type II error


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type II error

[‚tīp ′tü ‚er·ər]
(statistics)
One of two types of error in testing hypotheses: incorrectly accepting the hypothesis tested when an alternate hypothesis is true. Also known as error of the second kind.
References in periodicals archive ?
The type I error occurs when the control chart shows a point falling beyond the control limits or points forming non-random patterns, when no assignable cause of variation is present; the type II error occurs when the control chart fails to detect an out-of-control process.
However, strong sensitivity to Type II errors increases the likelihood of Type I errors, which in this case would be the turning away (whether temporarily or permanently) of benign travelers at a cost to both those travelers and the United States.
b] is critical value corresponding to Type II error rate, d is effect size or the minimal detectable difference, and s is the standard deviation for the primary outcome.
The type I error from the contingency table was therefore, 11/25 or 44 per cent and the type II error was 12/25 or 48 per cent.
It has a strong relation with the alternative hypothesis and size of type II error [beta] the probability of accepting null hypothesis when [H.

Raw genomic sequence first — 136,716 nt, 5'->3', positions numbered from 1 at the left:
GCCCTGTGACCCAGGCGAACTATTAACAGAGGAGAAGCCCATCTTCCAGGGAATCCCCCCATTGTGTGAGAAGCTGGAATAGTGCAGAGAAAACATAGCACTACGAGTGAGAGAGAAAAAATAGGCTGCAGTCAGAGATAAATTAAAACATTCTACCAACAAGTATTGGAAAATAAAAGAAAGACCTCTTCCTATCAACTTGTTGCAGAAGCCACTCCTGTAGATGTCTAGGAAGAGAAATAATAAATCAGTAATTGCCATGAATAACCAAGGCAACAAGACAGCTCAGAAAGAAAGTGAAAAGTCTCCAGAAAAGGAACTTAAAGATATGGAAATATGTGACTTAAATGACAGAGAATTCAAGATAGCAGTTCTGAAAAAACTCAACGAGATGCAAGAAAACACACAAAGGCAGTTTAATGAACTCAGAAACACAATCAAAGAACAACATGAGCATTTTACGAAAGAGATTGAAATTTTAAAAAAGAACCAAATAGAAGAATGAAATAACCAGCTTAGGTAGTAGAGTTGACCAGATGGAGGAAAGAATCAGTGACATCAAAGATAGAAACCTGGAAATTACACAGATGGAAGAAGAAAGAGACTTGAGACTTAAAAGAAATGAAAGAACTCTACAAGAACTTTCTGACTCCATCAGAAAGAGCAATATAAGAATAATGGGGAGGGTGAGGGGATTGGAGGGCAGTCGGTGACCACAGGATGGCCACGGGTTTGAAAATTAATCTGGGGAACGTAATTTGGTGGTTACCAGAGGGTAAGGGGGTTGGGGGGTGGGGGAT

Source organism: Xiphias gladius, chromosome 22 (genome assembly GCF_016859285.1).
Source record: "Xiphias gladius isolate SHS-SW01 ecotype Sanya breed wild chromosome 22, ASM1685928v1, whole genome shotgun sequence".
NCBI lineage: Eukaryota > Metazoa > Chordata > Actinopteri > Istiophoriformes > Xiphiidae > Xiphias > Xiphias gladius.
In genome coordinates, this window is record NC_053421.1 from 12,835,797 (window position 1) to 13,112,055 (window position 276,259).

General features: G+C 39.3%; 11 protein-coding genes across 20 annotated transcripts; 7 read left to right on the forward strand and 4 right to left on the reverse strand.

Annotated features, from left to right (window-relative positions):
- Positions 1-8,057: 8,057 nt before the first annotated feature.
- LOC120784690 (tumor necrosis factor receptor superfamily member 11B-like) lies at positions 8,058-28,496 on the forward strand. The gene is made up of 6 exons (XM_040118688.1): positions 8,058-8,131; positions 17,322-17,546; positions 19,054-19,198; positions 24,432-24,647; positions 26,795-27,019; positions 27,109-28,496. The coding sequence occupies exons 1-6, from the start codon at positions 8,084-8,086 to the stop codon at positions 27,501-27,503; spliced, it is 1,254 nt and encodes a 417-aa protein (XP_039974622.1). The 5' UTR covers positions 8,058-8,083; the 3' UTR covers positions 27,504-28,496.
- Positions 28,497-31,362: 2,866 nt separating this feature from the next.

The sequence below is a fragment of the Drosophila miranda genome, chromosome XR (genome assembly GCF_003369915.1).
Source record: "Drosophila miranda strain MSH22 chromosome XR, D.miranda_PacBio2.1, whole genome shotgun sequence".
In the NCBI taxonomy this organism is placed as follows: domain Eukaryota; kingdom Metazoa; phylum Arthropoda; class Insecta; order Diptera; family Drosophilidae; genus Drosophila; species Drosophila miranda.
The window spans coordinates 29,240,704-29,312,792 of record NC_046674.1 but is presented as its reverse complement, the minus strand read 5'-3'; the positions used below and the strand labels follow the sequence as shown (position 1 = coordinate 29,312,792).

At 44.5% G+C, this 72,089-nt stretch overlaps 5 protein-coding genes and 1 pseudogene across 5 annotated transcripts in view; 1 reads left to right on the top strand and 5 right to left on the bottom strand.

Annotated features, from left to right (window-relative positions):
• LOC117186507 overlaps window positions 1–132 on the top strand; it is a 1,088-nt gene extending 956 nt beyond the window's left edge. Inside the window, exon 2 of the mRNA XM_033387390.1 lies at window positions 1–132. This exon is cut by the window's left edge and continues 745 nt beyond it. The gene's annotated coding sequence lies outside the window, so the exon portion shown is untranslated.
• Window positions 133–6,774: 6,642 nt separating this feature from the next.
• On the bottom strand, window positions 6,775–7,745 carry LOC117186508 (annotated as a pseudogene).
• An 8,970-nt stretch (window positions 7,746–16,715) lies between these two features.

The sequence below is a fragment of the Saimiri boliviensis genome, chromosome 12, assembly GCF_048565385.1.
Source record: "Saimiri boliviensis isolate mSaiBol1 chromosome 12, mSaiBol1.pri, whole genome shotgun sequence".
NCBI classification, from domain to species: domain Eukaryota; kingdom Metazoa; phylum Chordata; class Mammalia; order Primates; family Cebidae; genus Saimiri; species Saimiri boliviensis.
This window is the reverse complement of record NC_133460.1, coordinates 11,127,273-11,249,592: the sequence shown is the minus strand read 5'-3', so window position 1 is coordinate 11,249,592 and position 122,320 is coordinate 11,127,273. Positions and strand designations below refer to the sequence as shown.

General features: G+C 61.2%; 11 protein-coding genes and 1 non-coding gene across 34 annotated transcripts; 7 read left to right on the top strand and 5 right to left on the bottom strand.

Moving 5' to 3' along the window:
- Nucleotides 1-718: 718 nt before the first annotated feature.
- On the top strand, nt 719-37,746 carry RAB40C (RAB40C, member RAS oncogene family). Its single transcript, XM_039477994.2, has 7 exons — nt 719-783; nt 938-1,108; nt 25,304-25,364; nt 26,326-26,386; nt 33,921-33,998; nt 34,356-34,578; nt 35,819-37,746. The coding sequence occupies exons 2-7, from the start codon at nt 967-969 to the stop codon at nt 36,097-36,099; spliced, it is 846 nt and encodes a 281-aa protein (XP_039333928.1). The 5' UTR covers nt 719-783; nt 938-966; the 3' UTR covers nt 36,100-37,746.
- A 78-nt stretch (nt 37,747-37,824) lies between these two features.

The problem is that assessing the difference between a Type I and a Type II error is highly problematic--especially in the split-second timing that often determined the difference between life and death in our ancestral environments--so the default position is to assume that all patterns are real; that is, assume that all rustles in the grass are dangerous predators and not the wind.
If we go forward to the first quarter of 2011, the type I error is estimated to be 93 percent, while the type II error is estimated to be 17 percent.
They found no link between religious coping and the use of psychostimulants but warned that their analysis on psychostimulants may have been prone to type II error and should be interpreted with caution.
The chance of a Type II error can be directly reduced by increasing the sample size.
As shown in Table 2, while standard errors varied by just 16% across the models, a Type II error was an artifact of the wide variation in regression coefficients (63% difference) between the weighted and unweighted models.